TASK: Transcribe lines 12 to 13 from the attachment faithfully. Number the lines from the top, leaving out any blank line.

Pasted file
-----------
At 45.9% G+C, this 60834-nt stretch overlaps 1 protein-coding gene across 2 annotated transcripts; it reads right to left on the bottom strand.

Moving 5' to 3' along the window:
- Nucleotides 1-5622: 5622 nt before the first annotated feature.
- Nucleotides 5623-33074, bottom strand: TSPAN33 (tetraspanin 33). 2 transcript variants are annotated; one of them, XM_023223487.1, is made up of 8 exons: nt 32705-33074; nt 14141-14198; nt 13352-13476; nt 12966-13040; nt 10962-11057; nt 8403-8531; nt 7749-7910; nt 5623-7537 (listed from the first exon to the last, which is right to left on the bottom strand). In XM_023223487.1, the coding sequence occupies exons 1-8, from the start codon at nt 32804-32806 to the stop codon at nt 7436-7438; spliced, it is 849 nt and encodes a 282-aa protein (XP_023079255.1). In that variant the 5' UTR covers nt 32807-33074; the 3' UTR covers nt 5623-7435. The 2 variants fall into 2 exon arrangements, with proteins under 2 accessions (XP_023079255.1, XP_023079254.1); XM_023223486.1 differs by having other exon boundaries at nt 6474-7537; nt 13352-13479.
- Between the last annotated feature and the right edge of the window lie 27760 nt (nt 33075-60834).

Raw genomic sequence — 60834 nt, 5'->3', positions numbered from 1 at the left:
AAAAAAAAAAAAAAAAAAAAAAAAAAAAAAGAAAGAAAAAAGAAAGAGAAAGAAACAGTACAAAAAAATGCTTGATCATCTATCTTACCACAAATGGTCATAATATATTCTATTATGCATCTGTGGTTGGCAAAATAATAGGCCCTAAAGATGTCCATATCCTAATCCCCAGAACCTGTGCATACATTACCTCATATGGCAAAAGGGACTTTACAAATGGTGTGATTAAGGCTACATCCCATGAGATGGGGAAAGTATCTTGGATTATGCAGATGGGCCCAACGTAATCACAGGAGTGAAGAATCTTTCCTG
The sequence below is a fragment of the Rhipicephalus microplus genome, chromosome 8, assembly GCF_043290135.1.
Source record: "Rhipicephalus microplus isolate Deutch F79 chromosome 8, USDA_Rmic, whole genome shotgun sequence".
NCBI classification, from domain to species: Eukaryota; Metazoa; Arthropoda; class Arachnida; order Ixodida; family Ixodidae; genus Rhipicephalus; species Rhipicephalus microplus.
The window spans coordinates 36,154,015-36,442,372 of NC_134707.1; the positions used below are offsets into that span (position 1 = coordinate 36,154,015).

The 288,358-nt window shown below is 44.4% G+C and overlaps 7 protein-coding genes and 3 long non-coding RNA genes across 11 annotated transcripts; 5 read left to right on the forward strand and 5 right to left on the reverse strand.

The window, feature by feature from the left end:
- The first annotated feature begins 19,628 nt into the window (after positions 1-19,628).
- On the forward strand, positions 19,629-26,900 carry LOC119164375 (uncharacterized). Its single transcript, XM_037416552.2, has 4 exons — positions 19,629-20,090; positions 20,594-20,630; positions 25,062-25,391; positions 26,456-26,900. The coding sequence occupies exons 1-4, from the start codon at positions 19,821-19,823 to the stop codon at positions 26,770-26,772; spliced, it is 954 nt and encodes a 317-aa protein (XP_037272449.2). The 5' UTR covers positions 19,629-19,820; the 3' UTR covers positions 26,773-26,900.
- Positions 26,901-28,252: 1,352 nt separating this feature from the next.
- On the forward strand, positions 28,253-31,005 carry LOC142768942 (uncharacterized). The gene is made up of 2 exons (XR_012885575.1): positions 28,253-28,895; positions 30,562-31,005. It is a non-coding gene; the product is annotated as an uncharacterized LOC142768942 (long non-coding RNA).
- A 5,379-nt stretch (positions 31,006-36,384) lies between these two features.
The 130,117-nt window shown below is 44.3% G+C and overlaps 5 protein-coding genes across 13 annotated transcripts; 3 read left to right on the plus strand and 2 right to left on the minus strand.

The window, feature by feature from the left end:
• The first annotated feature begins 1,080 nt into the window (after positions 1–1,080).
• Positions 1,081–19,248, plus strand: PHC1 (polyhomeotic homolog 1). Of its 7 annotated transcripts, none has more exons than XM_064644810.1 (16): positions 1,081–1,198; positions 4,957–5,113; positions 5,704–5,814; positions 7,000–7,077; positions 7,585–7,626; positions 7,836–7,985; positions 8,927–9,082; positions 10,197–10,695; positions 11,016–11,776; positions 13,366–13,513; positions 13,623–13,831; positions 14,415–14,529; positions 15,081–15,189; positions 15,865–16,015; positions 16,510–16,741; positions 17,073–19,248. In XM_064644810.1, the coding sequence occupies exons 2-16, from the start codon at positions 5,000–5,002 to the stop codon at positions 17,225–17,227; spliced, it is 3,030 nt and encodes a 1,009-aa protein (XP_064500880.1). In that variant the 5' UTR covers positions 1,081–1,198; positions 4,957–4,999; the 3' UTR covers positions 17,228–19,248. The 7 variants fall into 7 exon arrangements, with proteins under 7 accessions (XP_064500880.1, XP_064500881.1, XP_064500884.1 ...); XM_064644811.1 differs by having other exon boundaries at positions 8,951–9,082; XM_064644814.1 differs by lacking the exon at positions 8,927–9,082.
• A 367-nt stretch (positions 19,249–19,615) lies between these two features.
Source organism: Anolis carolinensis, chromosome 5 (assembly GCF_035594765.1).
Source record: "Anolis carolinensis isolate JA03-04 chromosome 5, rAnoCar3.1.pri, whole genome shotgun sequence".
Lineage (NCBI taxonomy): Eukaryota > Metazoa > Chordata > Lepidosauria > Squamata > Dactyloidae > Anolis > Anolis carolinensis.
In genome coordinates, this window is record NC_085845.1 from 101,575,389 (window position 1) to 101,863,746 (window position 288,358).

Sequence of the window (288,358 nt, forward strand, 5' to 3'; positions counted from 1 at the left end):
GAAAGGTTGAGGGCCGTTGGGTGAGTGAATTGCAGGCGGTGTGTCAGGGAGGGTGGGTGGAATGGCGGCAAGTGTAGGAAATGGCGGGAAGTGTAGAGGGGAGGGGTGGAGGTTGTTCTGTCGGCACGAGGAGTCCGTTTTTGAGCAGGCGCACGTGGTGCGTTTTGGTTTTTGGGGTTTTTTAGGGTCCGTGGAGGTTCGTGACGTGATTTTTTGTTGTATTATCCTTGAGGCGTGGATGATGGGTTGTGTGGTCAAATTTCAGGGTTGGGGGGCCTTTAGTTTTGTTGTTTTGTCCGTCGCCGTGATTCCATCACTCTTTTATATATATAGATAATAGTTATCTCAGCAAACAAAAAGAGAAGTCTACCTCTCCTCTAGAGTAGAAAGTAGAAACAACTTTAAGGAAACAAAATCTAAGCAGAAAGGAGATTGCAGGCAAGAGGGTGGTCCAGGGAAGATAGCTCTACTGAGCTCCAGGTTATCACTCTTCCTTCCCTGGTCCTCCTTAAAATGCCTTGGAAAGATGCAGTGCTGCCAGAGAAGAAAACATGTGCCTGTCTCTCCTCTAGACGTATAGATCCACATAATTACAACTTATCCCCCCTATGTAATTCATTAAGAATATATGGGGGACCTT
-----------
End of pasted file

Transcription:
The 288,358-nt window shown below is 44.4% G+C and overlaps 7 protein-coding genes and 3 long non-coding RNA genes across 11 annotated transcripts; 5 read left to right on the forward strand and 5 right to left on the reverse strand.

The window, feature by feature from the left end: